Monopolistic Competition of Smartphones

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Microsoft was once a leader in smartphone operating systems. The introduction of the iPhone and the popularity of smartphones caused a decline in Microsoft’s Windows Mobile. Some of the top cell phone makers who used Windows Mobile, Microsoft’s operating system, are making phones that use Android, Google’s new operating system. Motorola has completely switched to Android, and Dell’s first cell phone, the mini 3, is using Android.

The four major wireless carriers in the United States will offer Android phones. Cole Brodman, the chief development officer of t-mobile said that Android is becoming very important to cell phone manufactures. Android is on 1.8 percent of the world’s smartphones. In 2008, Windows Mobile dropped from 12 percent to 9.3 percent, and Apple increased from 2.8 percent to 13.3 percent. Nokia’s Symbian and the Blackberry were in the lead. Microsoft charges cell phone manufactures $15 to $25 dollars per phone for Windows Mobile. Android is becoming more attractive to cell phone makers. It has more applications than Windows Mobile, and its touch user interface is more convenient than Windows Mobile’s stylus user interface. Android is also an open source operating system, so any manufacturer can customize it.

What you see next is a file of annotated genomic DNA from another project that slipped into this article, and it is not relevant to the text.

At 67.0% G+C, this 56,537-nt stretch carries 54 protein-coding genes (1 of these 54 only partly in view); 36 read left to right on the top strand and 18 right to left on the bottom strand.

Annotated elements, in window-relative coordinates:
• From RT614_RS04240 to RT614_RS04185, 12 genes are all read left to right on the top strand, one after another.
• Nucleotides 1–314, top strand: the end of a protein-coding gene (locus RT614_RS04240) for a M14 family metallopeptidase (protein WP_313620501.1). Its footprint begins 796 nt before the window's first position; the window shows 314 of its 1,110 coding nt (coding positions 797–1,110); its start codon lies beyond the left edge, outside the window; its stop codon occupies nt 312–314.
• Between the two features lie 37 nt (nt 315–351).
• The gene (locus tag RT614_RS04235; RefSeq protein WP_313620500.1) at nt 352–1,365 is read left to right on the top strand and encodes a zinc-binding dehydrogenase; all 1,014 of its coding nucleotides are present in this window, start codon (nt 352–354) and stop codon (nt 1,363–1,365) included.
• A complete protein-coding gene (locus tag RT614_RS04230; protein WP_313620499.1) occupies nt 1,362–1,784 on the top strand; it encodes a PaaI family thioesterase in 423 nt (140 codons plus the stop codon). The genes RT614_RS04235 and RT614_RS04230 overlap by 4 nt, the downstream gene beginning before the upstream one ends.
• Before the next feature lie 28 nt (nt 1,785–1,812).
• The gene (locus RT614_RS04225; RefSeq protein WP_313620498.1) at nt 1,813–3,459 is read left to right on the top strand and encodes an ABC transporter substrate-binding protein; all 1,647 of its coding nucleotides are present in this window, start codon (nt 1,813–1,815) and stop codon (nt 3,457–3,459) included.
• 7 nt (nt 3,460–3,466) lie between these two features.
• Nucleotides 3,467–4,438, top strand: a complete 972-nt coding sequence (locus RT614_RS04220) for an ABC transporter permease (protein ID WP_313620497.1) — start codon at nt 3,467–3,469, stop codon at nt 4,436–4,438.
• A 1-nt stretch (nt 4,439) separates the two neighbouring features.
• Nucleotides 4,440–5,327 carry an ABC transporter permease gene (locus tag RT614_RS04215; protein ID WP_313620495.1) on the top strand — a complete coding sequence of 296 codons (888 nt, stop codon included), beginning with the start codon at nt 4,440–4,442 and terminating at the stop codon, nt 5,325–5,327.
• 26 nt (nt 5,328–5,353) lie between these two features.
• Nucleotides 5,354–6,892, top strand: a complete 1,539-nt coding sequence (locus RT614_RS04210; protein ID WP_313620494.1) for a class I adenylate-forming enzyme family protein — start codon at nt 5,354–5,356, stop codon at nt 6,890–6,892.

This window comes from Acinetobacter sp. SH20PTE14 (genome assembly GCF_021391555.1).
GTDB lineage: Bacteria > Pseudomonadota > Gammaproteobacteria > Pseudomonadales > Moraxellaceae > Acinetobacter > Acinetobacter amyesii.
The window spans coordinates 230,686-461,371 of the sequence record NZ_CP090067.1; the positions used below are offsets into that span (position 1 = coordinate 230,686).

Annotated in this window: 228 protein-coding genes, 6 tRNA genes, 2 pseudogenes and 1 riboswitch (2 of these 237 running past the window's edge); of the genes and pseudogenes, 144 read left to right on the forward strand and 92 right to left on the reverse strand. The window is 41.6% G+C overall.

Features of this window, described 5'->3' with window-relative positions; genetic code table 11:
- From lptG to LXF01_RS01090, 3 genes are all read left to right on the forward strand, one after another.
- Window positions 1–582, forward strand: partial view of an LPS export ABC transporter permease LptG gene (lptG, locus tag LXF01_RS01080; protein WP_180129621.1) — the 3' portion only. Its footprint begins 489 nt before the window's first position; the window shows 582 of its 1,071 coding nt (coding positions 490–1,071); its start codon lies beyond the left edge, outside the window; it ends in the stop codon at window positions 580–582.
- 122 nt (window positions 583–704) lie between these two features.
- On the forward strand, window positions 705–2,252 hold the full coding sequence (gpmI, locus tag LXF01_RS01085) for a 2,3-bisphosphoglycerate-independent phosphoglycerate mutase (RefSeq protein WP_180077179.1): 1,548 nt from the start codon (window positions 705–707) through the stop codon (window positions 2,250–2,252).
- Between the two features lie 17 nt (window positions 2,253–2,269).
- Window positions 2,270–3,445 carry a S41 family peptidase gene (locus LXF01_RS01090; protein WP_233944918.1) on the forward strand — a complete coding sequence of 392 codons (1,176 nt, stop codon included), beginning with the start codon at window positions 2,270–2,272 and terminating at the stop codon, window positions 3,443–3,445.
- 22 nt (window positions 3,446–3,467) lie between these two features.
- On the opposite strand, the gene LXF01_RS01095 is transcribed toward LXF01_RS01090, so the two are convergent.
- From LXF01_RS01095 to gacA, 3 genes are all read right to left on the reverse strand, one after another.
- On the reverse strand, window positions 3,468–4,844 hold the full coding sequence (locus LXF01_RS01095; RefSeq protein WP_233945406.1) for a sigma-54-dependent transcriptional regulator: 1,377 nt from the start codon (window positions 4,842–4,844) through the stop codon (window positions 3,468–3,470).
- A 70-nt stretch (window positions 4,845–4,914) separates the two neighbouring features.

Windows Mobile is ideal for the business person who wants to extend Microsoft’s software from the desk to the pocket. Microsoft is revising its Windows Mobile to appeal to the average consumer. Critics and analysts suggest Windows Mobile is obsolete. According to a consumer satisfaction survey by J. D. Power & Associates Windows Mobile had the lowest rating and Android was second to the iPhone.

Tero Kuittinen, an analyst with MKM Partners, does not think Android will be popular. He based his opinion on the success of the first three Android devices. However, Kevin Packingham, senior vice president for product and technology development at Sprint, expects Android to grow.

The smartphone market is a monopolistic...
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